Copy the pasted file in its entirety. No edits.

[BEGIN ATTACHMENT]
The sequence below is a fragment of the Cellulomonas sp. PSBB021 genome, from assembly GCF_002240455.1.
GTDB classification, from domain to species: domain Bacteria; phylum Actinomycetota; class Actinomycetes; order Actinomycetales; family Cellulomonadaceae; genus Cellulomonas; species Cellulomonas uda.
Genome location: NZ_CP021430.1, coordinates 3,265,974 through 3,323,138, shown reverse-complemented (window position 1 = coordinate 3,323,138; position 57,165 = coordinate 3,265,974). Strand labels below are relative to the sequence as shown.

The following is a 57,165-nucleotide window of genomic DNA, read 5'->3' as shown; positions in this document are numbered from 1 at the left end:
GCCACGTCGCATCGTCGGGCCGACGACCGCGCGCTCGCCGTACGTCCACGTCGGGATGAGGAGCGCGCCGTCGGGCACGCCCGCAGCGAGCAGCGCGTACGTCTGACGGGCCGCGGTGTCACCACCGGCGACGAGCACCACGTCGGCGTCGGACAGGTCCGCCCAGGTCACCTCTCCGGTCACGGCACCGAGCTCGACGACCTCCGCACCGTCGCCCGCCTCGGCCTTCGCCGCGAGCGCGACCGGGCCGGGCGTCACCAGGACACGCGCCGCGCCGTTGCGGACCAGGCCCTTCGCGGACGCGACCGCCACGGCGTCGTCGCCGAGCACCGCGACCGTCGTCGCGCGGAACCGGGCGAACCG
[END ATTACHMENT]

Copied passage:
The sequence below is a fragment of the Cellulomonas sp. PSBB021 genome, from assembly GCF_002240455.1.
GTDB classification, from domain to species: domain Bacteria; phylum Actinomycetota; class Actinomycetes; order Actinomycetales; family Cellulomonadaceae; genus Cellulomonas; species Cellulomonas uda.
Genome location: NZ_CP021430.1, coordinates 3,265,974 through 3,323,138, shown reverse-complemented (window position 1 = coordinate 3,323,138; position 57,165 = coordinate 3,265,974). Strand labels below are relative to the sequence as shown.

The following is a 57,165-nucleotide window of genomic DNA, read 5'->3' as shown; positions in this document are numbered from 1 at the left end:
GCCACGTCGCATCGTCGGGCCGACGACCGCGCGCTCGCCGTACGTCCACGTCGGGATGAGGAGCGCGCCGTCGGGCACGCCCGCAGCGAGCAGCGCGTACGTCTGACGGGCCGCGGTGTCACCACCGGCGACGAGCACCACGTCGGCGTCGGACAGGTCCGCCCAGGTCACCTCTCCGGTCACGGCACCGAGCTCGACGACCTCCGCACCGTCGCCCGCCTCGGCCTTCGCCGCGAGCGCGACCGGGCCGGGCGTCACCAGGACACGCGCCGCGCCGTTGCGGACCAGGCCCTTCGCGGACGCGACCGCCACGGCGTCGTCGCCGAGCACCGCGACCGTCGTCGCGCGGAACCGGGCGAACCG